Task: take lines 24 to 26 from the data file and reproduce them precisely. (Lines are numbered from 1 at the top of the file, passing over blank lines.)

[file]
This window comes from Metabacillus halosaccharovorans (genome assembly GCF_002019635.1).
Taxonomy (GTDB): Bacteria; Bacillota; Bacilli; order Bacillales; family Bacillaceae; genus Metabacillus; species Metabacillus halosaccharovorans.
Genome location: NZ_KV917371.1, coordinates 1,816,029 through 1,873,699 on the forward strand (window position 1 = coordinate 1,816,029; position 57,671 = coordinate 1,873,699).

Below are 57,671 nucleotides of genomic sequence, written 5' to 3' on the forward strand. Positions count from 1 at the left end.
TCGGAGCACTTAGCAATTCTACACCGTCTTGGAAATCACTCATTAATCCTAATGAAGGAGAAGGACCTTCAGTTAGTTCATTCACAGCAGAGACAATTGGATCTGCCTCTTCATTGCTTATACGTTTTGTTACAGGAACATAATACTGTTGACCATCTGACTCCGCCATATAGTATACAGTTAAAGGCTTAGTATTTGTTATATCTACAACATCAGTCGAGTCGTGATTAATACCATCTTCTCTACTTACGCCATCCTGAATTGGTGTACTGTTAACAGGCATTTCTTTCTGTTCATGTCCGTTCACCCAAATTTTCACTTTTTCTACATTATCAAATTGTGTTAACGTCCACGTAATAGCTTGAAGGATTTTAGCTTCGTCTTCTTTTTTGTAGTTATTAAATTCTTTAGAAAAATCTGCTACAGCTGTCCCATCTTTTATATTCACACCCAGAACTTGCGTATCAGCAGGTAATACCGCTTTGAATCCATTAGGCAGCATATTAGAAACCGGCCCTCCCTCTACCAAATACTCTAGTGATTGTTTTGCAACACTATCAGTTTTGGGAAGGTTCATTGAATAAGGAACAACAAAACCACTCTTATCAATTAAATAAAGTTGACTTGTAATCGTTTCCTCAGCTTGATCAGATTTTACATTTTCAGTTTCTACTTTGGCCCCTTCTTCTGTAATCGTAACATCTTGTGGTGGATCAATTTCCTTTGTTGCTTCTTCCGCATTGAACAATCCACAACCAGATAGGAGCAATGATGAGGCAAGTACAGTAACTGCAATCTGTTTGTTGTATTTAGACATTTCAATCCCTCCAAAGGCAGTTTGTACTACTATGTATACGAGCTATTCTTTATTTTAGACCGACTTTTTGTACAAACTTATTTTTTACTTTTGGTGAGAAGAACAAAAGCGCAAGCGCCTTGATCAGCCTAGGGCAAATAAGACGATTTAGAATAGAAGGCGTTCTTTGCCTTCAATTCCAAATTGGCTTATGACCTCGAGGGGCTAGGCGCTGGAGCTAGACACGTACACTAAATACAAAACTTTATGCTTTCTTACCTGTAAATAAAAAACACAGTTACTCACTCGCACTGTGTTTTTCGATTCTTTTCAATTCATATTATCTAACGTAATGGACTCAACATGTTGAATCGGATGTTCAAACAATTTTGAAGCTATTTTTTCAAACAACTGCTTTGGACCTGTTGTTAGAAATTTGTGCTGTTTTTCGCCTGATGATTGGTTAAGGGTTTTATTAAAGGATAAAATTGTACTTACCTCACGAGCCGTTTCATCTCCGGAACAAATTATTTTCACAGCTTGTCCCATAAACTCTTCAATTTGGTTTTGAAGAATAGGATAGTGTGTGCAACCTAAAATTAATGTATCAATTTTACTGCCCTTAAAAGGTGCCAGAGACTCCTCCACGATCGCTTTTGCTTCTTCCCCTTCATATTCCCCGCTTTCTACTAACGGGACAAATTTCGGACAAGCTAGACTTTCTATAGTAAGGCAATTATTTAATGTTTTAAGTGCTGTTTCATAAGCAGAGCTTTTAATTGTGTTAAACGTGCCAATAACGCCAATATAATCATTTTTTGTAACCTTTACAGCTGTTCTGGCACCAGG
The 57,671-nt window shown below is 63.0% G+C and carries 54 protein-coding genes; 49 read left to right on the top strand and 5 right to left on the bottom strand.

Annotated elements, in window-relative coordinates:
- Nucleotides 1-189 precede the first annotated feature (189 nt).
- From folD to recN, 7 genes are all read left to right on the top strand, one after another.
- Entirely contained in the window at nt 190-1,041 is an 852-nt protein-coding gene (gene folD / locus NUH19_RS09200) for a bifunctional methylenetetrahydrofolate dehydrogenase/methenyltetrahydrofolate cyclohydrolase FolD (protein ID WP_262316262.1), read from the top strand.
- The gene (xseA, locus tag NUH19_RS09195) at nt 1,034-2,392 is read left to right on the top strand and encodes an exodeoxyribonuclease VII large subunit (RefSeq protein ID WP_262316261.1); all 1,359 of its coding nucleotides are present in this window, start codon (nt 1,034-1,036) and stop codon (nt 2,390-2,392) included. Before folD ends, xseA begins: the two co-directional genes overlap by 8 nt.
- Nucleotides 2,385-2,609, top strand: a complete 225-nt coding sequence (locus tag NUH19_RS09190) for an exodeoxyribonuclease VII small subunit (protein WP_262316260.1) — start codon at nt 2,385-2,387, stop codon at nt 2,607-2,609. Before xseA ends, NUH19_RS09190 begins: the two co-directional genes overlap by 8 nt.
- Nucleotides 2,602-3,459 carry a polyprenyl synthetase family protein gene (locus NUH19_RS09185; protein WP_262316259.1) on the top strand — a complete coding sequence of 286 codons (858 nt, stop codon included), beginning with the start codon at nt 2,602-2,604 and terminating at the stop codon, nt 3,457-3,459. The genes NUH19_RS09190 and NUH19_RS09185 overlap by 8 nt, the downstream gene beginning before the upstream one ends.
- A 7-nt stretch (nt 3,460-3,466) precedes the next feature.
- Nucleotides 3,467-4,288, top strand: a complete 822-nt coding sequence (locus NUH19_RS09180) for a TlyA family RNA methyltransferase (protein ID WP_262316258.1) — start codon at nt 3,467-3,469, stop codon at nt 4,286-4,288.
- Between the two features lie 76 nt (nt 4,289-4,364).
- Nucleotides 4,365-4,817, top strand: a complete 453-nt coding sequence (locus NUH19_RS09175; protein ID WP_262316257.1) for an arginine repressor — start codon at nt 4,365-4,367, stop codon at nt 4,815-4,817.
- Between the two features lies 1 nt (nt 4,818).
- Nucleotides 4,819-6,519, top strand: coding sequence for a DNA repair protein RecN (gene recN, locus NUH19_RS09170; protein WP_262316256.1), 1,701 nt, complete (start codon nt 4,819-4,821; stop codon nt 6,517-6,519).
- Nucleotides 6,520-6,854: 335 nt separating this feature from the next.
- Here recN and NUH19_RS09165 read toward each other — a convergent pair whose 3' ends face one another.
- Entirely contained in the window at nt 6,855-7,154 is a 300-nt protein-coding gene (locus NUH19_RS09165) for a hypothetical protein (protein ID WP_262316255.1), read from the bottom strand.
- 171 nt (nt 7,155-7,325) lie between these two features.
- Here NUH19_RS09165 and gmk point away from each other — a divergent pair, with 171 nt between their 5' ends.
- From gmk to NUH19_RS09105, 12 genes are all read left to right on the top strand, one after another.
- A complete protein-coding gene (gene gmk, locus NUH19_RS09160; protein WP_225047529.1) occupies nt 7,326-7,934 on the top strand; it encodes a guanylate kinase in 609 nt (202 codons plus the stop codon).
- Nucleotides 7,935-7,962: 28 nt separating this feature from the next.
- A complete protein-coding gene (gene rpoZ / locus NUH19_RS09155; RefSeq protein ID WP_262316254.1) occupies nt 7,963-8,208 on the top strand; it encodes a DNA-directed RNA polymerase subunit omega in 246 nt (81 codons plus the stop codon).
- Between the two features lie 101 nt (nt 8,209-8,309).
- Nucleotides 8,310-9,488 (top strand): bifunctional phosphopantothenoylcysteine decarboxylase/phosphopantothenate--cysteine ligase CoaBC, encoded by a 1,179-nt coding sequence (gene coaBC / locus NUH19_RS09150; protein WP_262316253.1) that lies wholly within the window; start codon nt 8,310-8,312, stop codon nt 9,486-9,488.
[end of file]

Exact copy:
- Here NUH19_RS09165 and gmk point away from each other — a divergent pair, with 171 nt between their 5' ends.
- From gmk to NUH19_RS09105, 12 genes are all read left to right on the top strand, one after another.
- A complete protein-coding gene (gene gmk, locus NUH19_RS09160; protein WP_225047529.1) occupies nt 7,326-7,934 on the top strand; it encodes a guanylate kinase in 609 nt (202 codons plus the stop codon).